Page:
TIFF Film Review: Last Night in Soho

Edgar Wright’s latest foray into the horror genre has many of his usual hallmarks, but the performances of stars Thomasin McKenzie and Anya Taylor-Joy are other-worldly.

By Sean Blanford
Images courtesy of TIFF

Edgar Wright has proven that he knows how to tell amazing stories without sticking to the boxes of a singular traditional genre. Whether it’s a horror/comedy (Shaun of the Dead), comic-book rom-com (Scott Pilgrim vs. the World), or alien invasion sci-fi/buddy comedy (The World’s End), he weaves his narrative with a combination of an excellent soundtrack, great script, and at least one (if not several) amazing performances. His latest film, Last Night in Soho, maybe his most ambitious. Giving the audience a taste of a coming-of-age comedy/period ghost story that leaves us laughing while our fingernails are firmly clenched into our seats, as well as two A-level performances from stars Thomasin McKenzie and Anya Taylor-Joy.

McKenzie is Eloise, an aspiring fashion designer who moves from her countryside home to attend one of London’s most prestigious fashion schools. Her naivety first charms her new classmates, but the bloom soon falls off the rose, and she decides to move out of her student housing into an available room of Miss Collins (Diana Rigg in her final performance before passing in 2020). While there, she is mysteriously able to enter a 1960s era Soho, seeing the time while following Sandy (Taylor-Joy), an aspiring lounge singer.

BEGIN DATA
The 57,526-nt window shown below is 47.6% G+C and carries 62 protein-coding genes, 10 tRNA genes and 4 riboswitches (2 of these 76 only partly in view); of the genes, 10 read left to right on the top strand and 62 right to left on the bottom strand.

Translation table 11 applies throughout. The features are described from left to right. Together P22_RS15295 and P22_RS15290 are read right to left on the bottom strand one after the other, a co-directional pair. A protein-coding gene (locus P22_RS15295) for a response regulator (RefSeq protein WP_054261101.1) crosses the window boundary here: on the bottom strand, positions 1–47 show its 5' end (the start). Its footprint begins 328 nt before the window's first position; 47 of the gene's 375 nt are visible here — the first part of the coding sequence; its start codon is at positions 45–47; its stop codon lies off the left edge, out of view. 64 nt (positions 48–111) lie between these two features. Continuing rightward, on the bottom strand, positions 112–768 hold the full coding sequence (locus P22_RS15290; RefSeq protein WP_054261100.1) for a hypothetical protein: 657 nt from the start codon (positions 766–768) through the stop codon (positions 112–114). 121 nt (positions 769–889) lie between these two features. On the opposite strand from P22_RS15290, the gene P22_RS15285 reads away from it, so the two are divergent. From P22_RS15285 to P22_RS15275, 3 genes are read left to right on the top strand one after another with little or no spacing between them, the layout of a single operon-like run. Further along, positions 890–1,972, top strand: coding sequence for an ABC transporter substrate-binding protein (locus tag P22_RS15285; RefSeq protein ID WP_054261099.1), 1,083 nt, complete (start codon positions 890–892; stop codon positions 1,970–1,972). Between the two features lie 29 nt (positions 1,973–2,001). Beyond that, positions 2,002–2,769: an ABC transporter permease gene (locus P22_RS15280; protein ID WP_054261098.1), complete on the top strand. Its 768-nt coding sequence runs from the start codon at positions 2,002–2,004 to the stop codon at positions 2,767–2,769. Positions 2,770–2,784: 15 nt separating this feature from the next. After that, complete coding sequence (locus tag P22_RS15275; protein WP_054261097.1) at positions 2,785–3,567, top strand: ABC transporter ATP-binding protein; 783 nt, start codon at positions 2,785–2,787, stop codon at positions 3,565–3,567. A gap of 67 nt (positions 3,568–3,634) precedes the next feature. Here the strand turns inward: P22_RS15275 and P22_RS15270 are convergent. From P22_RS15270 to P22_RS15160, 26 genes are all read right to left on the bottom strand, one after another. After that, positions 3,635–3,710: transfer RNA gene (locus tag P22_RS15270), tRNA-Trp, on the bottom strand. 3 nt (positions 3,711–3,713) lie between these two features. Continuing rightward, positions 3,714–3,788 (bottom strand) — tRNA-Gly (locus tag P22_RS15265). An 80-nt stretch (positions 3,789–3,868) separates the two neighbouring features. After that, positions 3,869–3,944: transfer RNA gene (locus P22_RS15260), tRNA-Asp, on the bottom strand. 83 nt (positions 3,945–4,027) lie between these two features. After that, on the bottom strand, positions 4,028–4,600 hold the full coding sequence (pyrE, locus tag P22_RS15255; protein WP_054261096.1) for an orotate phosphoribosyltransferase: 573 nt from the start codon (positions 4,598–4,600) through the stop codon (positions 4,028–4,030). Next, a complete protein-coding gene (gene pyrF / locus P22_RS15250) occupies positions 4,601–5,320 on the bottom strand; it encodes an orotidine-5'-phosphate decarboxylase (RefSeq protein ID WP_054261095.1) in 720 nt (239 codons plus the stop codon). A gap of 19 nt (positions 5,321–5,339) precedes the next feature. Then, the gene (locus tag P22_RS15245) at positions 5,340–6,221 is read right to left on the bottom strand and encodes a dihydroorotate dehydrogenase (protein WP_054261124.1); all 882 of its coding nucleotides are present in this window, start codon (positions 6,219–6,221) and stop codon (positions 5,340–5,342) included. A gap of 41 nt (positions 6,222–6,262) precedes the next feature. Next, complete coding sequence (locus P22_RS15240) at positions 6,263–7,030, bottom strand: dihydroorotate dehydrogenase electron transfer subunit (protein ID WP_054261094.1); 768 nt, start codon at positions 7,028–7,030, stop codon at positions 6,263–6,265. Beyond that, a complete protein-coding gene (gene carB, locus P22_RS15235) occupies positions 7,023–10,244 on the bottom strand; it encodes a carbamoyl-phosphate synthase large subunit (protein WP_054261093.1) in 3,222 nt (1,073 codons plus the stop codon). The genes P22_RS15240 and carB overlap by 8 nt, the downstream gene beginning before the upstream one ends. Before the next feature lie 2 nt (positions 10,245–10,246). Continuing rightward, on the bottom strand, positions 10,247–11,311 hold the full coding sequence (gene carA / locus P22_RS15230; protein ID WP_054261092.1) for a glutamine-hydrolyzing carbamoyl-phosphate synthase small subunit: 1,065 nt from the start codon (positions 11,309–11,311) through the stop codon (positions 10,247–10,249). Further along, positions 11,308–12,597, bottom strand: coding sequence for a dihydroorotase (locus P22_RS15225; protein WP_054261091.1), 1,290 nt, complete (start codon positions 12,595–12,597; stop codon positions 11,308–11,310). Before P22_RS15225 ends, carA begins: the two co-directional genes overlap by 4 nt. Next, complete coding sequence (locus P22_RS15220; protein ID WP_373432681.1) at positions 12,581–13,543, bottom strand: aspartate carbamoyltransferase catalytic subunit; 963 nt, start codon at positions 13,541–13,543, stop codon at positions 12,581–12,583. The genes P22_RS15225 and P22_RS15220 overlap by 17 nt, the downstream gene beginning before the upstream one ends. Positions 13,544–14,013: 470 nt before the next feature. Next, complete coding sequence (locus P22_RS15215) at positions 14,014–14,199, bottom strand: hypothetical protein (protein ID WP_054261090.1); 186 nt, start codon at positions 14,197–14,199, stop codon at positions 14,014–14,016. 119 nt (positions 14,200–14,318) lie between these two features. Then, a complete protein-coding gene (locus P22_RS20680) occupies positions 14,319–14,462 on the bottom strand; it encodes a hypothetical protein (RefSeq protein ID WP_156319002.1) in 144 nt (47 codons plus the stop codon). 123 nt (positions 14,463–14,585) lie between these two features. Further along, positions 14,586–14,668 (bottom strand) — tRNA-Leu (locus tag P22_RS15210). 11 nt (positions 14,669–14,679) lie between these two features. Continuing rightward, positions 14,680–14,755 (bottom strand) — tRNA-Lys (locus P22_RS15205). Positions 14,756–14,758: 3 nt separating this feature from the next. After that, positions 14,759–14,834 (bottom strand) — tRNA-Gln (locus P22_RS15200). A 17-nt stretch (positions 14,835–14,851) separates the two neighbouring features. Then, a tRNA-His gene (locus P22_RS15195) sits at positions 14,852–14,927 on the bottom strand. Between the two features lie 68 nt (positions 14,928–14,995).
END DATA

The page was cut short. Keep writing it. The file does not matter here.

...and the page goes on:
In terms of plot specifics, that’s all that needs to be said. Soho is a film wrapped in a mystery, and thankfully the trailer doesn’t spoil many of the major moments of the film. There are many twists and turns along the way, and for the most part, many of them work. This is truly a film in street stages and three different genres that allow the audience to ease their way into the story without being jerked into something expected too soon. While both actresses play top-billing, we’ve seen a coming-out party for Taylor-Joy in films like Split and, most recently, her work on the series The Queen’s Gambit. However, this is the biggest starring role for McKenzie to date, proving how versatile an actress she can be.

Aesthetically, this is a hallmark Wright film with a killer soundtrack and a screenplay with snappy dialogue, co-writing the script with Krysty Wilson-Cairns. Her previous works writing several episodes of the Showtime series Penny Dreadful give us that dimension of horror that comes off as truly chilling rather than campy. There are segments of the film that feel unnecessarily repetitive, extending the run time to nearly two hours when with some scaling back to make it a bit tighter, it could have been just that much better. This is a minor quibble on an otherwise nearly flawless film.

Horror can be a love-it-or-hate-it genre that sometimes gets unwarranted flack for being too simplistic or “easy.” However, thanks to combining a stellar all-around cast, set design, cinematography, and music, Last Night in Soho is as well-rounded of a horror film that you’ll find. So don’t sleep on good horror because good horror knows how to make you lose yours.

Grade: 4.5/5 (A)

Author: Sean Blanford

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